DESCRIPTION OF THE PREFERRED EMBODIMENTS

A number of preferred embodiments of a power supply apparatus according to the present invention will now be described while referring to the accompanying drawings, FIG. 1 of which is a circuit diagram of a first embodiment. This embodiment includes a three-phase alternator 1 which is driven by an unillustrated engine of a vehicle such as an automobile. The alternator 1 includes armature windings 2 mounted on the stator of the alternator 1 and a field winding 3 mounted on the rotor of the alternator 1. The armature windings 2 are connected to a first rectifier 4 and a second rectifier 5 connected in parallel with the first rectifier 4. Both rectifiers 4 and 5 perform full-wave rectification of the alternating current output of the armature windings 2. The first and second rectifiers 4 and 5 are of conventional structure and comprise diodes 4a-4f and 5a-5c. It can be seen that the two rectifiers share a common set of diodes (diodes 4d-4f), but a different arrangement is possible, such as one in which each rectifier comprises 6 diodes. The first rectifier 4 has a first output terminal 6 and the second rectifier 5 has a second output terminal 7. The rectifiers 4 and 5 can be built into the alternator 1 or can be separate elements.

The output voltage of the alternator 1 and therefore the voltage at the output terminals 6 and 7 is controlled by a voltage regulator 8, which adjusts the current through the field winding 3. The voltage regulator 8 has a first terminal 8a connected to one end of the field winding 3, a second terminal 8b connected to the other end of the field winding 3, a third terminal 8c connected to the second output terminal 6 of the second rectifier 5, and a fourth terminal 8d which is grounded.

The first output terminal 6 is connected to the positive terminal of a first battery 10 through an electrical switching element in the form of a switch 15, and the negative terminal of the battery 10 is connected to terminal 8d of the voltage regulator 8. The first battery 10 has a relatively low voltage, such as 12 volts, and provides electrical power for a low voltage load 11 connected in parallel with the first battery 10. The low voltage load 11 can be any of the electrical equipment of the vehicle, such as lights, for which a supply voltage on the order of 12 volts is suitable.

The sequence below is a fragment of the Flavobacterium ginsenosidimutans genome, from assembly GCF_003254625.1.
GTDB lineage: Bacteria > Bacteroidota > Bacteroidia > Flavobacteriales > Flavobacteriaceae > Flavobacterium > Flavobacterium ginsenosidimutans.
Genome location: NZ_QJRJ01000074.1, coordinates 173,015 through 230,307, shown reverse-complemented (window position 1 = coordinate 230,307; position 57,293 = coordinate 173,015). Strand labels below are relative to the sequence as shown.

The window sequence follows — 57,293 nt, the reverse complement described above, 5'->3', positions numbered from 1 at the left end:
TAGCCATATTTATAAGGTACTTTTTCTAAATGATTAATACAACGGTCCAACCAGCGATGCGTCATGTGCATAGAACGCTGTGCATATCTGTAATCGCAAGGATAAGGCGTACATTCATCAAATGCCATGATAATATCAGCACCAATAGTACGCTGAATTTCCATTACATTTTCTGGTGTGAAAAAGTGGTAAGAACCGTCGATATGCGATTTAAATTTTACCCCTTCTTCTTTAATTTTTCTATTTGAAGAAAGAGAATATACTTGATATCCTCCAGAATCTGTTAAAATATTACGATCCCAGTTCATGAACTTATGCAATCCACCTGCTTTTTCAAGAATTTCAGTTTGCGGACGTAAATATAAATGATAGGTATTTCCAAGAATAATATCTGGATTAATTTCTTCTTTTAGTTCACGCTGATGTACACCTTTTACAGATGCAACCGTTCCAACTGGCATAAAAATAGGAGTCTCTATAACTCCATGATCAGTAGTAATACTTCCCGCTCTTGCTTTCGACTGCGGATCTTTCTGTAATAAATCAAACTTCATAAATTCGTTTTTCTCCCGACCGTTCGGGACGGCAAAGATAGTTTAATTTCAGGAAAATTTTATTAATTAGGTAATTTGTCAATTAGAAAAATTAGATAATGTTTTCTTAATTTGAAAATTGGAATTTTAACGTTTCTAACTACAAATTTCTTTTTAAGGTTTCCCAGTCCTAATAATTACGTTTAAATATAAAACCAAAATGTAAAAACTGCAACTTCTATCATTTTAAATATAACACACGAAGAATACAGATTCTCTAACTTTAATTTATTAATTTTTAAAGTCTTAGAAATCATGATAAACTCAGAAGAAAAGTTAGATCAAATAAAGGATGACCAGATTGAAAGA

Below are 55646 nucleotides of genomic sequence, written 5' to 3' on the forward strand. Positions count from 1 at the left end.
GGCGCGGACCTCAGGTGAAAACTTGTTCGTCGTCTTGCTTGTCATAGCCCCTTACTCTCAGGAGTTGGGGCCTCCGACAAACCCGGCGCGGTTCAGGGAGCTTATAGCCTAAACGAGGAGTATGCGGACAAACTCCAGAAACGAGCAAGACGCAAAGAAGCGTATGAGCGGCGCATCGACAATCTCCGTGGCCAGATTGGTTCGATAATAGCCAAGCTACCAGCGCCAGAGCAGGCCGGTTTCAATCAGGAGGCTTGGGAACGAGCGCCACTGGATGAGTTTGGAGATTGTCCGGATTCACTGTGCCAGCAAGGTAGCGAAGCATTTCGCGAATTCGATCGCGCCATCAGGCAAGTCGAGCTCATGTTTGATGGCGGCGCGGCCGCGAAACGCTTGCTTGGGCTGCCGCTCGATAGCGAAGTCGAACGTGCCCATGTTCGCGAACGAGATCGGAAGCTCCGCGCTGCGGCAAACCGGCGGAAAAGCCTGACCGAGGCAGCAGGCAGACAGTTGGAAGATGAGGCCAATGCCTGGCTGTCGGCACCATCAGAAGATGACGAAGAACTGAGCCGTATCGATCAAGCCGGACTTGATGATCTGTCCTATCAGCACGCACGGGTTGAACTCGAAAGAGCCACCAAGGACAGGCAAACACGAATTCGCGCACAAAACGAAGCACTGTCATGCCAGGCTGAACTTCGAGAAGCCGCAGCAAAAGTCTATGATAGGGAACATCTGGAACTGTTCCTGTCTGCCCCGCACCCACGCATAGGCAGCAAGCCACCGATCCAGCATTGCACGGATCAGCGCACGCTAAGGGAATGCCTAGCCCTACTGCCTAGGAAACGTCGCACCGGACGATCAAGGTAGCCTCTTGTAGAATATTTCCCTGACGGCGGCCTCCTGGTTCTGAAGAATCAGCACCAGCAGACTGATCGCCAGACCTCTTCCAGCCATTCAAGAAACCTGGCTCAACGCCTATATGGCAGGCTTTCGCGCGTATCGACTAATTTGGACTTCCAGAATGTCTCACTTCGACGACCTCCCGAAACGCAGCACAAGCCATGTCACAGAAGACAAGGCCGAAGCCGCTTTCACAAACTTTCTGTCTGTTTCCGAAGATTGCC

The second output terminal 7 of the second rectifier 5 is connected to the positive terminal of a second battery 12, the negative terminal of which is connected to terminal 8d of the voltage regulator 8. The second battery 12 generates a higher voltage than the first battery 10, such as 24 volts, and provides power to a high voltage load 13 connected in parallel with the second battery 12. The high voltage load 13 can be any of the electrical equipment of the vehicle for which a relatively high voltage on the order of 24 volts is suitable.

The voltages of the first and second batteries 10 and 12 are not restricted to any particular values, such as 12 and 24 volts, and can be selected in accordance with the requirements of the equipment to be powered by the batteries.

A voltage converter 14 is connected between the second rectifier 5 and the first battery 10. It has an input terminal 14a connected to the second output terminal 7, a ground terminal 14b connected to terminal 8d of the voltage regulator 8, and an output terminal 14c connected to the positive terminal of the first battery 10. The voltage converter 14 reduces the input voltage applied to terminal 14a and applies the reduced voltage to the first battery 10 from output terminal 14c. In this embodiment, the output voltage of the voltage converter 14 is roughly one-half the input voltage.

The switch 15 is opened and closed by a controller 20 based on the rotational speed of the alternator 1. The switch 15 is closed below a predetermined rotational speed and opened above the predetermined rotational speed.

The structure of the switch 15 and the controller 20 is not critical, and any form of switching element can be employed for the switch 15. For example, the switch 15 could be a magnetic contactor operated by a control signal from the controller 20, and the controller 20 could be an electronic device which determines the rotational speed of the alternator 1, either by directly sensing the rotation of the alternator 1 or some portion of the engine, or by receiving an input signal from an unillustrated rotation sensor. Alternatively, the controller 20 could be a mechanical device which mechanically switches the switch 15 when centrifugal force acting on the controller 20 due to rotation of the alternator 1 exceeds a prescribed level.